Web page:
September 2012

Why Is It So Hard to Follow Great Advice about North Carolina Workers’ Compensation?

September 27, 2012, by Michael A. DeMayo

You’re kicking yourself. Perhaps you’ve been denied workers’ compensation in North Carolina, and you’re searching desperately on the web for some resource or idea to help you “right your ship.” Or maybe you’re just beginning to investigate your options, and you’ve gotten overloaded by pamphlets, printouts, and advice from half a dozen authority sources on the subject.

Some of the stuff that you’ve read is common sense. Other “stuff” is important to know/do, but you just lack the willpower/time/energy to get around to doing it. Maybe you’ve even been scouring the DeMayo North Carolina workers’ compensation blog archive for a few hours — reading the helpful tips and ideas and counterintuitive concepts that we’ve discussed — but you’re still too “fried” or overwhelmed to take action.

What gives?

With all this great advice – online and elsewhere – how come it’s so hard to commit to the most basic tasks you need to solve your benefits dilemma?

The Myth of the “One Big Push”

In North Carolina, and elsewhere in the United States, we’re entranced by the notion of the hero’s journey. We are taught to believe that single heroic acts can make “the difference.” Our TV shows and films and other cultural artifacts all celebrate this concept. And, indeed, there is some truth to it. There are certain critical moments in your life story, where the decisions that you make can have profound consequences. In retrospect, these pivot points may be obvious. But the reality is that there is an imbalance in your life – some moments do “count” more than others do.

Unfortunately, if you spend all of your time looking to make these moments happen, you can make yourself crazy… and also fail to achieve what you want to achieve. The biggest pivot points in our lives only really become “obvious” pivot points in retrospect.

Think about your own life. What are the big moments in your life? Did you anticipate them? Did you “make them happen” in one big push? Odds are: you didn’t. Odds are: you either had been working hard towards a goal and then you crossed a threshold at an unknown time during your disciplined march towards that goal — or the big moment was just thrust upon you by random.

The point is, if you want to exercise control over your life – and, more specifically, over the destiny of your North Carolina workers’ competition benefits – you need to focus less on a big push and more on disciplined, incremental progress towards a positive outcome.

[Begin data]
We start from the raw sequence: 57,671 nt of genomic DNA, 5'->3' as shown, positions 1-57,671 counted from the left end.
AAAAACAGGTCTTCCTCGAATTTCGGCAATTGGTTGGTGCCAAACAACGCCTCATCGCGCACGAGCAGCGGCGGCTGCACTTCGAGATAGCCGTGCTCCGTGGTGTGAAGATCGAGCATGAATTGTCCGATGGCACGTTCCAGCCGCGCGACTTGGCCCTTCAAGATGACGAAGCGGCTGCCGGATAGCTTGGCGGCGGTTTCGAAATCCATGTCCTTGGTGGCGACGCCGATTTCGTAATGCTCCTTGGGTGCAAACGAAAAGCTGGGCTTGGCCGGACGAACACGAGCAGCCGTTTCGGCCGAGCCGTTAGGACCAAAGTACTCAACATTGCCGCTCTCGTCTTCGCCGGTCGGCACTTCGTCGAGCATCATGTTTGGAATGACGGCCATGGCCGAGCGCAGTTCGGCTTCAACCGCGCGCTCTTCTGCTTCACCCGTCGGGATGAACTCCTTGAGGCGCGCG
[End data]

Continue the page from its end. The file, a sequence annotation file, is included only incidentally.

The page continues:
That’s how Olympic athletes do it. That’s how highly successive businesspeople do it. That’s how great performers in every domain do it. They’re not trying to win the metaphorical lottery. They’re trying to make concise, highly directed, little steps in a direction governed by a dream and a vision.

You can always course correct. You can always change direction. But the difference between success and failure is not necessarily the difference between going in one direction and not another – it’s the difference between going in A direction as opposed to not going anywhere.

You must take action. You must get in the game. Once you’re in motion, you can change your direction. But if you stagnate, you’ll get overwhelmed, and you’re never going to make the progress that you want to make.

Preparing for a Life without North Carolina Workers’ Compensation Benefits (a Paradoxical Success Tool!)

September 25, 2012, by Michael A. DeMayo

You might fail in your quest to obtain Charlotte workers’ compensation benefits.

And that’s scary.

After all, you’re likely in desperate financial need, and you also have a burning sense of justice about your situation: you believe that your employer and/or an insurance company should provide at least some remuneration for your therapies, medical treatments, lost wages, et cetera.

You may, indeed, have a case; and if you think you might, then definitely connect with the tested and aggressive legal team here at the law offices of Michael A. DeMayo.

All that said, when you operate from the mentality that you “have to” get benefits or else your life will be a wreck, you lose some control over your life and destiny. And that loss of control can actually harm not only your spirit, but also your quest for benefits.